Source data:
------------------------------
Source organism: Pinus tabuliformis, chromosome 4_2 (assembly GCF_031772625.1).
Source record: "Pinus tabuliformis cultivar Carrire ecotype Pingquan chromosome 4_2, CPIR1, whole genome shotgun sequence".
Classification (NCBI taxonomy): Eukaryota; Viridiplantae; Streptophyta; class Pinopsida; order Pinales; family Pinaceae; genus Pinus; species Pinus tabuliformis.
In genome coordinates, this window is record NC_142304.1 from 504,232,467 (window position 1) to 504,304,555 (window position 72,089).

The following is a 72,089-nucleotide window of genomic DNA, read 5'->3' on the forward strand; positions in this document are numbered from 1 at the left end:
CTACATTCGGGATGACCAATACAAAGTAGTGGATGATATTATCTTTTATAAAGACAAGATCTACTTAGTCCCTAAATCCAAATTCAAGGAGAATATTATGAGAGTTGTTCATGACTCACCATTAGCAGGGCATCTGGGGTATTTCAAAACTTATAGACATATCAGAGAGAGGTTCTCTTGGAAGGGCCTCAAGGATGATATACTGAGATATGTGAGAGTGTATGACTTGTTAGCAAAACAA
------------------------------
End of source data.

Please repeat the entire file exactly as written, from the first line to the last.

Source organism: Pinus tabuliformis, chromosome 4_2 (assembly GCF_031772625.1).
Source record: "Pinus tabuliformis cultivar Carrire ecotype Pingquan chromosome 4_2, CPIR1, whole genome shotgun sequence".
Classification (NCBI taxonomy): Eukaryota; Viridiplantae; Streptophyta; class Pinopsida; order Pinales; family Pinaceae; genus Pinus; species Pinus tabuliformis.
In genome coordinates, this window is record NC_142304.1 from 504,232,467 (window position 1) to 504,304,555 (window position 72,089).

The following is a 72,089-nucleotide window of genomic DNA, read 5'->3' on the forward strand; positions in this document are numbered from 1 at the left end:
CTACATTCGGGATGACCAATACAAAGTAGTGGATGATATTATCTTTTATAAAGACAAGATCTACTTAGTCCCTAAATCCAAATTCAAGGAGAATATTATGAGAGTTGTTCATGACTCACCATTAGCAGGGCATCTGGGGTATTTCAAAACTTATAGACATATCAGAGAGAGGTTCTCTTGGAAGGGCCTCAAGGATGATATACTGAGATATGTGAGAGTGTATGACTTGTTAGCAAAACAA